Once obtained, an ilomba will live wherever the owner desires it to, but usually this is in riverside reeds. Soon it makes its first demand for the life of a person. The owner can then designate the chosen target, and the ilomba kills the victim. It kills by eating its victim’s life, by consuming their shadow, or by simply feasting on their flesh or swallowing them whole. Then it returns and crawls over its owner, licking them. People who keep mulomba become sleek and fat and clean, are possessed of long life, and will not die until all their relatives are dead. This comes at a steep price, however, as the ilomba will hunger again, and continue eating lives. If it is not allowed to feed itself, its owner will grow weak and ill until the ilomba feeds again.

Soon the unnatural death toll will be noticed, and a sorcerer is called in to divine the hiding place of the ilomba. To kill an ilomba, a sorcerer will sprinkle nsompu medicine around its suspected lair. This causes the water level to rise and the ground to rumble. First fish, then crabs, and finally the ilomba itself appear. The snake is promptly shot with a poisoned arrow – and its owner feels its pain. They die at the same time.

References

Melland, F. H. (1923) In Witch-bound Africa. J. B. Lippincott Company, Philadelphia.

Turner, V. (1975) Revelation and Divination in Ndembu Ritual. Cornell University Press, Ithaca.

White, C. M. N. (1948) Witchcraft, Divination and Magic among the Balovale Tribes. Africa: Journal of the International African Institute, 18(2), pp. 81-104.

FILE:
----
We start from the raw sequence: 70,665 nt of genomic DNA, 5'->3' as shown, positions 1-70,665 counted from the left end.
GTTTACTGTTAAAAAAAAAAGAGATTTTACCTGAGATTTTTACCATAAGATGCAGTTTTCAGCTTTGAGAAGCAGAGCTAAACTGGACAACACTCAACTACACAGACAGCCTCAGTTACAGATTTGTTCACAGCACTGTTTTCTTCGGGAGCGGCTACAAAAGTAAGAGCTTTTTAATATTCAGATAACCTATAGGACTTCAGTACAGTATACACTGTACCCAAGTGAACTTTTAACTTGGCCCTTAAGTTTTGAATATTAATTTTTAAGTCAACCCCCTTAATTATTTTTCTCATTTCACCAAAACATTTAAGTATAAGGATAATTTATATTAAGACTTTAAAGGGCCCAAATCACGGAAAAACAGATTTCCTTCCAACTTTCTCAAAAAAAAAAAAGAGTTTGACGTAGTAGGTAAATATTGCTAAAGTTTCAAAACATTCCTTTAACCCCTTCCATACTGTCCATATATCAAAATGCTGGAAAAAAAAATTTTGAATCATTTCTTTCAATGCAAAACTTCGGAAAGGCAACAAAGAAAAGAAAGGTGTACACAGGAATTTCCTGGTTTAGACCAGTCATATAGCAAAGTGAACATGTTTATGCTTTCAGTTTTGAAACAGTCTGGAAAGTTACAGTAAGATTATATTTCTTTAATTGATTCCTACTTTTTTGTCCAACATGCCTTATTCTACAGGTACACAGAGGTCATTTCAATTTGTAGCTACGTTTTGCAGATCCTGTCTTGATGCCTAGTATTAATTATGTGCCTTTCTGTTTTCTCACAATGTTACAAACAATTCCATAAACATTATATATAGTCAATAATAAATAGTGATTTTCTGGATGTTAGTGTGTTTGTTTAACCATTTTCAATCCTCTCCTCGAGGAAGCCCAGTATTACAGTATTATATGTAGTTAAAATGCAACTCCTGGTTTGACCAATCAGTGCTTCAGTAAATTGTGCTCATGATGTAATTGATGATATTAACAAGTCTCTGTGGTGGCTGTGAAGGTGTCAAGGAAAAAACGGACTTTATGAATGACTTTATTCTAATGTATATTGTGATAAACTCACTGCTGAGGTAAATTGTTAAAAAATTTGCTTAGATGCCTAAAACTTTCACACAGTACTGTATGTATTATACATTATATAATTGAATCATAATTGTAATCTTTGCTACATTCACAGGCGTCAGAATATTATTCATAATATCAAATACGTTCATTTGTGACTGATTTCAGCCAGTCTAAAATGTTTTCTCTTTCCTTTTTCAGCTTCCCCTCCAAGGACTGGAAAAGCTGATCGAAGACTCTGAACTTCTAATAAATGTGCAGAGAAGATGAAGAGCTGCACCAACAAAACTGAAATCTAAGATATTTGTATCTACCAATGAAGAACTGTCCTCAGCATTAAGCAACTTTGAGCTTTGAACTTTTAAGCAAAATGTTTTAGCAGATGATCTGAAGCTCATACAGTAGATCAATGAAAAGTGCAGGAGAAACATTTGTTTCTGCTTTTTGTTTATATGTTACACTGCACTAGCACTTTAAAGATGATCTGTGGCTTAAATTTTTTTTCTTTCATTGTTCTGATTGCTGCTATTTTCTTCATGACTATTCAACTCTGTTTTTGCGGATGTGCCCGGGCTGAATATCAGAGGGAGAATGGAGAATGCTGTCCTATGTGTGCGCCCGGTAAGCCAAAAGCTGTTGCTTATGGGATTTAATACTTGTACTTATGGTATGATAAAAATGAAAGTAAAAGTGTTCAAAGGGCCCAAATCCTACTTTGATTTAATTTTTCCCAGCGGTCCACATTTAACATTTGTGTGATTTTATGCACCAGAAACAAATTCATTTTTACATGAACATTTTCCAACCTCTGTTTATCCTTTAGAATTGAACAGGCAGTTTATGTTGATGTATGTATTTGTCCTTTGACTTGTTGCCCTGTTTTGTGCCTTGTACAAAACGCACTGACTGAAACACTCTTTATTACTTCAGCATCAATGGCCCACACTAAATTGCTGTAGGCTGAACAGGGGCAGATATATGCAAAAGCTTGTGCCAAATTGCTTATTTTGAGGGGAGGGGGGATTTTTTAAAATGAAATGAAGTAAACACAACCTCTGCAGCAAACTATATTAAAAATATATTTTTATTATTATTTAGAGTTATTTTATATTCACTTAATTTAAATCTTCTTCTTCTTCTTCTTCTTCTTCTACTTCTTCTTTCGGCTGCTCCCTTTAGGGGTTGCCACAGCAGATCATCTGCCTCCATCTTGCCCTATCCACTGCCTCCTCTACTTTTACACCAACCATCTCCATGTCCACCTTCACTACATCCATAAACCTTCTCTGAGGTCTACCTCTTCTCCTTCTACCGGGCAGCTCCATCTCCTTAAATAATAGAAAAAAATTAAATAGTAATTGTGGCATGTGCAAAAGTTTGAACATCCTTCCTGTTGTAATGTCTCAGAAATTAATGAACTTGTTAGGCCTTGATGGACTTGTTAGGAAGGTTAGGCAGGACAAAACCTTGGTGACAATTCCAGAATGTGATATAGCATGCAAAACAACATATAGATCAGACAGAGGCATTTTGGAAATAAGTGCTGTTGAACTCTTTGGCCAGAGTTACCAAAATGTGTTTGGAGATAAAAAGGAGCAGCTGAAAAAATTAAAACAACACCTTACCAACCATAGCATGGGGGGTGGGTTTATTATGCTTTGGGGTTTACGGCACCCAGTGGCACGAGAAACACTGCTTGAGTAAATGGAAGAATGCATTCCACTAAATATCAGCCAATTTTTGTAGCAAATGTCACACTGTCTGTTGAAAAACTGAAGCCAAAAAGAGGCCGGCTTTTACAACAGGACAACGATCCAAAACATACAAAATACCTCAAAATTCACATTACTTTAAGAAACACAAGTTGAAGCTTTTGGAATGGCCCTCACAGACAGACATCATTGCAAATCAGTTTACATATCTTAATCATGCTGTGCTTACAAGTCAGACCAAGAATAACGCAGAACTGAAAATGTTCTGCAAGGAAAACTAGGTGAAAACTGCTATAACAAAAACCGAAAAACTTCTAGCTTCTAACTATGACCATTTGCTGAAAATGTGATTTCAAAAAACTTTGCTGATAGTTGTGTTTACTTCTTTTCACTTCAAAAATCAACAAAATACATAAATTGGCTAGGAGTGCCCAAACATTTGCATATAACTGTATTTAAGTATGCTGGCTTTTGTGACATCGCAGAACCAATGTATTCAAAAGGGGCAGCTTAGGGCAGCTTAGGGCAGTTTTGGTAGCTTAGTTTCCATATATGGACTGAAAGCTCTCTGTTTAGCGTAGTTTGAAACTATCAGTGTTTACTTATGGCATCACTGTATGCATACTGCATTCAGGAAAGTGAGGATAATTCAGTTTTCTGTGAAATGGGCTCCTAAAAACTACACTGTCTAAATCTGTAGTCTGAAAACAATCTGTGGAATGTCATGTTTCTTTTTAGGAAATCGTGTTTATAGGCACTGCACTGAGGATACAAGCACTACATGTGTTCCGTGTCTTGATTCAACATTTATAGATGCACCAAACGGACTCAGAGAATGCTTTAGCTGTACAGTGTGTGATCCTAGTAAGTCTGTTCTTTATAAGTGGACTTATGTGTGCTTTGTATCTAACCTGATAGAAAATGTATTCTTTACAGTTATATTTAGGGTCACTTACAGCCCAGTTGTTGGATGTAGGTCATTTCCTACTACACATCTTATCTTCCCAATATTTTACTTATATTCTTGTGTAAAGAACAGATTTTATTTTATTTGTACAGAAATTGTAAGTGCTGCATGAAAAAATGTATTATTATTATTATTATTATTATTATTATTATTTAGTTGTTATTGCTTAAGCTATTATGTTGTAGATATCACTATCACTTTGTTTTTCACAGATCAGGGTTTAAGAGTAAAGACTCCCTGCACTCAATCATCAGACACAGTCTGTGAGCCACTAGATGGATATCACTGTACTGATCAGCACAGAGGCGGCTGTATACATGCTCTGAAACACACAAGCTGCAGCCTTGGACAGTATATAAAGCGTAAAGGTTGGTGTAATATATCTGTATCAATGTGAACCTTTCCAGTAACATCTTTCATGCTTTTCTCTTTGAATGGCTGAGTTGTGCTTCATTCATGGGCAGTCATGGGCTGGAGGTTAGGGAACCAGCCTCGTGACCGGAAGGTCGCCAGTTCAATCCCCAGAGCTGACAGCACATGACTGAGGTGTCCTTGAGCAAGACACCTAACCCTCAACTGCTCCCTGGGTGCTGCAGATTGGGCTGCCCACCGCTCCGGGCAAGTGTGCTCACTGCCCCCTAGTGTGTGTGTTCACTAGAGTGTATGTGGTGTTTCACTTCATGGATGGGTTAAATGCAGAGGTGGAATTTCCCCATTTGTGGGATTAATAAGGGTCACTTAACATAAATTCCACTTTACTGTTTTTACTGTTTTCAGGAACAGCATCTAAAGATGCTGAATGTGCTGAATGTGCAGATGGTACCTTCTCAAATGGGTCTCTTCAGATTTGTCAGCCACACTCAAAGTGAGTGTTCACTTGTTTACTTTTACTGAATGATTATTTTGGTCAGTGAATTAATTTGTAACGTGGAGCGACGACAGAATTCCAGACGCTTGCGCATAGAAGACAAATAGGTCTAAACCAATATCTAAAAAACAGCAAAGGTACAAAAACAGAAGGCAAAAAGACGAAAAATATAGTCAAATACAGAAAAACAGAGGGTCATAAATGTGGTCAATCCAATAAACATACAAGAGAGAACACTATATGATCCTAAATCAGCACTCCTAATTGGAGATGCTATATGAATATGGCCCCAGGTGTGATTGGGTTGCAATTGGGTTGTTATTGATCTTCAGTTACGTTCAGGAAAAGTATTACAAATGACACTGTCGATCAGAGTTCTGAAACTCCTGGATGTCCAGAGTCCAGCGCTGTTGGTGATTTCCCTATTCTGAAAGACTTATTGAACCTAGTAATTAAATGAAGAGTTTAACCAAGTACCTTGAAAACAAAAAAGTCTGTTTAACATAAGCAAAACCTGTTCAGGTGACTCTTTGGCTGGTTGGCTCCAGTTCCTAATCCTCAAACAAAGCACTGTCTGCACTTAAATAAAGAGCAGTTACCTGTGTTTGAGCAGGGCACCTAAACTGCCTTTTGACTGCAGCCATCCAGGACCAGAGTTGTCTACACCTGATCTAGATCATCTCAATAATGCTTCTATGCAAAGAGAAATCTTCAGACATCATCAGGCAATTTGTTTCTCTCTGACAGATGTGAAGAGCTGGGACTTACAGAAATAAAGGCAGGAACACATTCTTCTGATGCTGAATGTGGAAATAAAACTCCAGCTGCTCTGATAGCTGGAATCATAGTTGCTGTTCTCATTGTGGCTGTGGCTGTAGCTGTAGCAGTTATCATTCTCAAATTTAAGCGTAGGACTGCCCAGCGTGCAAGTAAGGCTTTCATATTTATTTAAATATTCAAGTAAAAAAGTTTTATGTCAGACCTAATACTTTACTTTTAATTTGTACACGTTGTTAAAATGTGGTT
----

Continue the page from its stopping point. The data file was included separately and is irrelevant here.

Dingonek

The Dingonek is a creature that lives in the Maggori River in Kenya, as well as in Lake Nyanza. Our primary source for the dingonek comes from big-game hunter John Alfred Jordan, as recorded by Edgar Beecher Bronson. As a tale told by one big-game hunter to another, there is no reason to believe there was any embellishment or exaggeration involved.

Legends of aquatic monsters predate Jordan’s account, but they describe a generic large water python. Clement Hill claimed to have seen one in Lake Nyanza that attempted to seize a man on the prow of his boat. It had a dark, roundish head.

The dingonek as described by Jordan is a cross between a sea serpent, a leopard, and a whale. It is fourteen or fifteen feet long. Its head is similar in shape and markings to that of a leopard, but is the size of a lioness’ head. There are two long white fangs protruding downwards from the upper jaw. The back is broad like that of a hippo, patterned and colored like a leopard, and “scaled like an armadillo”. The tail, used for aquatic propulsion, is broad and finned. When ashore, the dingonek leaves behind prints as wide as a hippo’s but with reptilian claw-marks.

A .303 shot behind the ear had no effect on the dingonek. It reared straight up out of the water, and Jordan ran for his life. The dingonek was not seen again.

Hobley tells of another man who swears he saw a dingonek. When the Mara River was in flood, the eyewitness said he saw a creature floating down the river on a big log. It had its tail in the water, but its length was estimated to be sixteen feet. It had scales, spots like a leopard, and a head like an otter, but no long fangs. When shot at, it slipped into the water and disappeared. Apart from the (surely inaccurate) length given, this is a good account of a Nile monitor lizard.

Finally, rock art from a cave in Brakfontein Ridge, South Africa, has been claimed to depict a walrus-like dingonek, but the location is far from the dingonek’s habitat, and the association is arbitrary.

Heuvelmans initially believed the dingonek to be an odd species of prehistoric crocodile. Later he revised this to create an aquatic saber-toothed cat whose wet fur clumped and gave the appearance of scales.